Louisianans at UNC vowed to protect slavery

“As thousands of militiamen stared across Charleston Harbor at the scanty U.S. Army force occupying Fort Sumter, communities everywhere gathered to discuss the crisis….

“At a meeting of Louisiana students attending the University of North Carolina, 19-year-old Thomas Davidson recorded the proceedings. The Louisianans accused ‘fanatics of the North’ of robbing ‘the South of her most cherished liberties,’ and pledged their lives to the protection of slavery, ‘that Institution at once our pride and the the source of all our wealth and prosperity.’ ”

— From “What This Cruel War Was Over: Soldiers, Slavery and the Civil War” by Chandra Manning (2007)


Yellow fever struck hard on N.C. coast

“With few exceptions the [Civil War] years passed without significant outbreaks. [One] epidemic, carried in by blockade runners, struck Wilmington, North Carolina, in 1862, taking almost 450 lives…An 1863 yellow fever attack on the Union army at New Bern was the worst; 700 soldiers lost their lives.”

— From “Yellow Jack: How Yellow Fever Ravaged America and Walter Reed Discovered Its Deadly Secrets” (2005) by John R. Pierce and Jim Writer

Returning sword reflected code of honor

“The theme of turning swords into ploughshares — albeit popular [circa 1890] — was less prominent, perhaps, than that of returning swords to their rightful owners. The press seized upon these human interest stories….

“In 1887 Captain James A. Marrow of Clarksville, Virginia, returned the sword of Lieutenant A. G. Case of Simsbury, Connecticut — a sword that had been captured by Confederates at Plymouth, North Carolina, in 1864.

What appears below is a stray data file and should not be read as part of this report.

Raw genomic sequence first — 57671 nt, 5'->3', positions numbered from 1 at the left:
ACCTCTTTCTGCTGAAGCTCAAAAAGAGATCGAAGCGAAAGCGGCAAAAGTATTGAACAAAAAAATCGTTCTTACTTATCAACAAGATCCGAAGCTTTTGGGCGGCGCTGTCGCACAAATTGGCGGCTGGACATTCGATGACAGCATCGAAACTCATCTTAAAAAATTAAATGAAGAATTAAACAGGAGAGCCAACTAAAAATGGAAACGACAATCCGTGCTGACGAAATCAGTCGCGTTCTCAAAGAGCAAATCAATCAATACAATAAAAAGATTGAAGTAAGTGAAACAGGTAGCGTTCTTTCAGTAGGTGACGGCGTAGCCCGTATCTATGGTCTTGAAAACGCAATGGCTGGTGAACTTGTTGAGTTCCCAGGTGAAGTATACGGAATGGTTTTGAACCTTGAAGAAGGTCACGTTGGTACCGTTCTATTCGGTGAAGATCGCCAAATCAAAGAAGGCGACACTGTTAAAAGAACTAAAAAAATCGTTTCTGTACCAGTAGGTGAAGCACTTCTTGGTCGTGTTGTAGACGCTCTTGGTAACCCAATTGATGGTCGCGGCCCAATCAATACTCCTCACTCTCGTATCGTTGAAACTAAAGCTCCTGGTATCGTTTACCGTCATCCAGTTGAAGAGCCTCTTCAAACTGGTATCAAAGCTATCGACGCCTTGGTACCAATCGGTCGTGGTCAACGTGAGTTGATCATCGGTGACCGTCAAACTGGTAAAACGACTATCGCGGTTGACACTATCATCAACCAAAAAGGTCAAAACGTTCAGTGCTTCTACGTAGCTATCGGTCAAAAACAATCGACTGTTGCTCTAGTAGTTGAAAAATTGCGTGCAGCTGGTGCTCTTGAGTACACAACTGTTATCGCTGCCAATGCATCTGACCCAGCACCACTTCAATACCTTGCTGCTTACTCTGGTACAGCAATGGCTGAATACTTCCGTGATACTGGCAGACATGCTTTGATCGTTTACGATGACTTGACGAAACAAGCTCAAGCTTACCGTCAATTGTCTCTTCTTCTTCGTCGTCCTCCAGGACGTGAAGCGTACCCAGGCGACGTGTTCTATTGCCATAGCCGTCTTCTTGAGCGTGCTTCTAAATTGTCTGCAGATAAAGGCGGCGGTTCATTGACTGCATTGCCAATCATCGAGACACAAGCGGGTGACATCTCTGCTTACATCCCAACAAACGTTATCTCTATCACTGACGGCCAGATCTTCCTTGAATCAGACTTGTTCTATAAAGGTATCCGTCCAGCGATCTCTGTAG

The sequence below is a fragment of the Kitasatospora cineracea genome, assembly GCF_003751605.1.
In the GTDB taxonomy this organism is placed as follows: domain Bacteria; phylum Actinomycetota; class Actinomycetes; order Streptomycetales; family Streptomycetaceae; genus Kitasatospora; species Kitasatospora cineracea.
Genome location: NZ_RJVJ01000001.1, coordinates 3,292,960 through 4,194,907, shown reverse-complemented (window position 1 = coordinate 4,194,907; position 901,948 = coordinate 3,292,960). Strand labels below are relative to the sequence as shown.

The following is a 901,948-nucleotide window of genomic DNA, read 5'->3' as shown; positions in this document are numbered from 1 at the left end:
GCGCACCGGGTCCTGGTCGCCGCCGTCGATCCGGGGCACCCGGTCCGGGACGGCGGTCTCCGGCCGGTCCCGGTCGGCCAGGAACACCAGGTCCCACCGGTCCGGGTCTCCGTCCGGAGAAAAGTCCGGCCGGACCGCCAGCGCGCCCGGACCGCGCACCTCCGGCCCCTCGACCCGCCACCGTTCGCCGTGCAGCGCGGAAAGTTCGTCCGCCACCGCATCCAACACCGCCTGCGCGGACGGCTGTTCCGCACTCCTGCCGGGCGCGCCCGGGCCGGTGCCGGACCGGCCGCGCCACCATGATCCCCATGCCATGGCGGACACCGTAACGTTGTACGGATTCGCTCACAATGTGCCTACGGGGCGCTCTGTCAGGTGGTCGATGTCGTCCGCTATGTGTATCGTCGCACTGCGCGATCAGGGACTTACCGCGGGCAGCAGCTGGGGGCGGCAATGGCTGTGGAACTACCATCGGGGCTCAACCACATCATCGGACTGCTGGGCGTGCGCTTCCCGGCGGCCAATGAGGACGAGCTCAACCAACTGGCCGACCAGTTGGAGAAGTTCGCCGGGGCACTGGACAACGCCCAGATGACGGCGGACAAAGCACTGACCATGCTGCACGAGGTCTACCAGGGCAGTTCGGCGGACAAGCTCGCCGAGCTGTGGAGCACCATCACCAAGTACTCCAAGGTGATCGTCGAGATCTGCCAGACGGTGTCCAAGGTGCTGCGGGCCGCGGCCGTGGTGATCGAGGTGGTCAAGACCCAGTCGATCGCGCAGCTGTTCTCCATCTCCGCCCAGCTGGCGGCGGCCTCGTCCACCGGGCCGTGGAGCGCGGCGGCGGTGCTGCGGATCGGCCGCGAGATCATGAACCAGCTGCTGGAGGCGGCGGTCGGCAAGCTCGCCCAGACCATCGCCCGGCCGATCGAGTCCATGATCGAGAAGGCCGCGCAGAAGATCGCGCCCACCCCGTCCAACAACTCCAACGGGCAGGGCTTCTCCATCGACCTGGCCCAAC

“When Marrow learned that the sword’s owner still lived, he wrote to Case: ‘I am a true American and have no desire to retain any relic as a triumph of Americans over Americans.’ Reports of such chivalrous conduct restored American faith that a code of honor continued to exist in their culture….”

— From “Mystic Chords of Memory: The Transformation of Tradition in American Culture” by Michael Kammen (1991)

Civil War opened classroom jobs to N.C. women

“In the North, a feminization of teaching had already occurred in the antebellum era, but… in North Carolina in 1860 only 7 percent of teachers were women. During the war this proportion rose significantly, until by the end of the conflict there were as many female as male teachers in the state….

“As Calvin Wiley, superintendent of common schools for North Carolina, noted in 1862, ‘Many ladies are compelled  by the circumstances of the times to labor for a living; and there is no employment better suited to the female nature, and none in which ladies can labor more usefully, than in the business of forming the minds and hearts of the young’….